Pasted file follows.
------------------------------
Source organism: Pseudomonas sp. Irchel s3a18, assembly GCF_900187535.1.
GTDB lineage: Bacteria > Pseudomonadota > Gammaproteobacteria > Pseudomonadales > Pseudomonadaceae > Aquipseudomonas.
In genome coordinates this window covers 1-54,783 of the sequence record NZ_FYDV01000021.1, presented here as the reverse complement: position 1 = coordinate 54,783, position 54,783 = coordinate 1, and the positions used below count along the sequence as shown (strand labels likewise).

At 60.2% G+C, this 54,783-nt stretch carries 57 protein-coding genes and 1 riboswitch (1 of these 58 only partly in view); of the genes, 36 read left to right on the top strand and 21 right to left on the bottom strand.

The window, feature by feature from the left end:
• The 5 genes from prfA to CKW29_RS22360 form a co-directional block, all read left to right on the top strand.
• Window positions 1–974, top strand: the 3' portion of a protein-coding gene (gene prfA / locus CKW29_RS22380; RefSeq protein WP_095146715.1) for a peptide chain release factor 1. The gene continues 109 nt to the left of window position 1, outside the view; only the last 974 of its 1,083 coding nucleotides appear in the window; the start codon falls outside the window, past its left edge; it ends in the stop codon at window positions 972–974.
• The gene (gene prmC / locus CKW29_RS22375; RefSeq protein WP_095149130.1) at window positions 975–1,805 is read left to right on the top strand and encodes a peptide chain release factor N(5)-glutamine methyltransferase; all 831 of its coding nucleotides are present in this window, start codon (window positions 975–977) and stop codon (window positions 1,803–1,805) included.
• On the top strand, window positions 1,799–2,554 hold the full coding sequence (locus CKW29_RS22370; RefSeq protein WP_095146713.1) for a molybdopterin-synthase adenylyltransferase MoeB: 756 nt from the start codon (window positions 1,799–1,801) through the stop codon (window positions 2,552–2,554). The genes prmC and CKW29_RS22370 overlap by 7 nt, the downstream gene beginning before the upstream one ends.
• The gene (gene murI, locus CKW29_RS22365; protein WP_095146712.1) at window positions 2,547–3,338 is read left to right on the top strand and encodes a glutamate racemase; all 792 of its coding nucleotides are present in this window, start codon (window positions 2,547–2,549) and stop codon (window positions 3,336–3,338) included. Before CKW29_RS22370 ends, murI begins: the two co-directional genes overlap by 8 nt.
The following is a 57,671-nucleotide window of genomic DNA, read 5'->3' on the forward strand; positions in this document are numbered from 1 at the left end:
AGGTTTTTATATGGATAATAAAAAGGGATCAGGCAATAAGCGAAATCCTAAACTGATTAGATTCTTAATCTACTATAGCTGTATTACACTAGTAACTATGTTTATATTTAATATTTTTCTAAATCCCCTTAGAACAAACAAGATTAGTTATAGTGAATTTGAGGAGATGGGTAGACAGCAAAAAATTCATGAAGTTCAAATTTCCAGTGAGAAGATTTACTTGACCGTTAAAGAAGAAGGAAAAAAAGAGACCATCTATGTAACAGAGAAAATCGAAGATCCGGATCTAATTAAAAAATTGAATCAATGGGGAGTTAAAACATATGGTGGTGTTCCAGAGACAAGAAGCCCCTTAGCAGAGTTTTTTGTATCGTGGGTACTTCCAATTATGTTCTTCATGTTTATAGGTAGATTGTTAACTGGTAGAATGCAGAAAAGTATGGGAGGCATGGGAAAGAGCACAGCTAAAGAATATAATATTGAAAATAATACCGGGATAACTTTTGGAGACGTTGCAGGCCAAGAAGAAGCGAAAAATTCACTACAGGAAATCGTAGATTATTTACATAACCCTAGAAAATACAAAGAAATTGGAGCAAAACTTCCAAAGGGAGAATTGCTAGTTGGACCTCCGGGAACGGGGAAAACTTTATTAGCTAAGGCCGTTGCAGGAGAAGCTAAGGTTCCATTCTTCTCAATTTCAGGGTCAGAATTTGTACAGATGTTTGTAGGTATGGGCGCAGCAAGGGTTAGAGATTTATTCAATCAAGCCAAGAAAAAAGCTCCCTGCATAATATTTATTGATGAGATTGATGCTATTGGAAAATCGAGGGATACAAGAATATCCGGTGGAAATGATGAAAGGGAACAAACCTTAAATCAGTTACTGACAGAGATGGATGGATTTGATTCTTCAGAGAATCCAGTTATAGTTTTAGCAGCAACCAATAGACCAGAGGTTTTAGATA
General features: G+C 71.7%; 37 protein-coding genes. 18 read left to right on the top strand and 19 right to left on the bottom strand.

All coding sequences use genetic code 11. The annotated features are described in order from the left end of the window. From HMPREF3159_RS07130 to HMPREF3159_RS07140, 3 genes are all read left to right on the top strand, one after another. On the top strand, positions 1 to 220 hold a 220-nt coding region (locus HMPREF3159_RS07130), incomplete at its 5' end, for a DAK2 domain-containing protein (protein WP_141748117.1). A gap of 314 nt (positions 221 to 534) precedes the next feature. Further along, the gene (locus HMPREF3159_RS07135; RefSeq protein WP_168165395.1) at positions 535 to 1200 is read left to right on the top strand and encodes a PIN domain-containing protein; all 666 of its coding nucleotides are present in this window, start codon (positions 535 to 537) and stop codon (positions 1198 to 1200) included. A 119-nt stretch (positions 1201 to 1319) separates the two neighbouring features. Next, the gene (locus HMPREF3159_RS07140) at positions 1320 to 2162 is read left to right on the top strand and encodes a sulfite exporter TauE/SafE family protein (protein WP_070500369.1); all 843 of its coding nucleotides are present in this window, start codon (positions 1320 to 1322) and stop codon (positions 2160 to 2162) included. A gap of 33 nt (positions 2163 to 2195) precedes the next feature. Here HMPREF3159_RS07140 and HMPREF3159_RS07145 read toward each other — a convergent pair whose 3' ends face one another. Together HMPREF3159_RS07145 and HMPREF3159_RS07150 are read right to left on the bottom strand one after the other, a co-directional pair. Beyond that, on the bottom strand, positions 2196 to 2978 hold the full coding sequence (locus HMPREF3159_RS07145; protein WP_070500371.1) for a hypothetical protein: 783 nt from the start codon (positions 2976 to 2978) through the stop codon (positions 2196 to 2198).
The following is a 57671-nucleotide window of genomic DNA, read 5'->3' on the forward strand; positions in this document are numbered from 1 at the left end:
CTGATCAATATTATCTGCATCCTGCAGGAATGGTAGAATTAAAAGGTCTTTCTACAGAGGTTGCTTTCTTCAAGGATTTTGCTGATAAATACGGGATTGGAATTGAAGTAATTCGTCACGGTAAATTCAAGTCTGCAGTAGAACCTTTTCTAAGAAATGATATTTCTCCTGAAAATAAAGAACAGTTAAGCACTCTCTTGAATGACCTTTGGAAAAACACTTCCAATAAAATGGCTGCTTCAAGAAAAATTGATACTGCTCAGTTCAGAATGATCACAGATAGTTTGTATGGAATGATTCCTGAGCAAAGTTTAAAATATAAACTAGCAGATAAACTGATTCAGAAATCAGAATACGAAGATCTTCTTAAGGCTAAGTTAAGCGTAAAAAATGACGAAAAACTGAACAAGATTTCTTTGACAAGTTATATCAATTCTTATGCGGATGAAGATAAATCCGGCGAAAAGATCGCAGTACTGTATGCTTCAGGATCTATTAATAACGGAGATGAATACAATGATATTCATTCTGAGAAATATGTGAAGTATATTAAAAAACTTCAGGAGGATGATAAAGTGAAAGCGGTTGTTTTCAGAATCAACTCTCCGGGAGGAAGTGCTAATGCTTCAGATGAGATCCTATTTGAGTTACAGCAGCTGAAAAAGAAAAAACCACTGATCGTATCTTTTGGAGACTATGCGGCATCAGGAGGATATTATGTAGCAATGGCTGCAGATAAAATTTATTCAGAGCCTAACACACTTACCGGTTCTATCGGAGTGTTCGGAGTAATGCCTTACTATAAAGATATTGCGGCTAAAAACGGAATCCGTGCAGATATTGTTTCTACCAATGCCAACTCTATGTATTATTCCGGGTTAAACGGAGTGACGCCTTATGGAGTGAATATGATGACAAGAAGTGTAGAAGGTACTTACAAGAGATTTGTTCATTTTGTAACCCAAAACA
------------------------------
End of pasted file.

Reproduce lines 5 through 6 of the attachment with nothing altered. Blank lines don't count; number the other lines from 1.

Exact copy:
The window, feature by feature from the left end:
• The 5 genes from prfA to CKW29_RS22360 form a co-directional block, all read left to right on the top strand.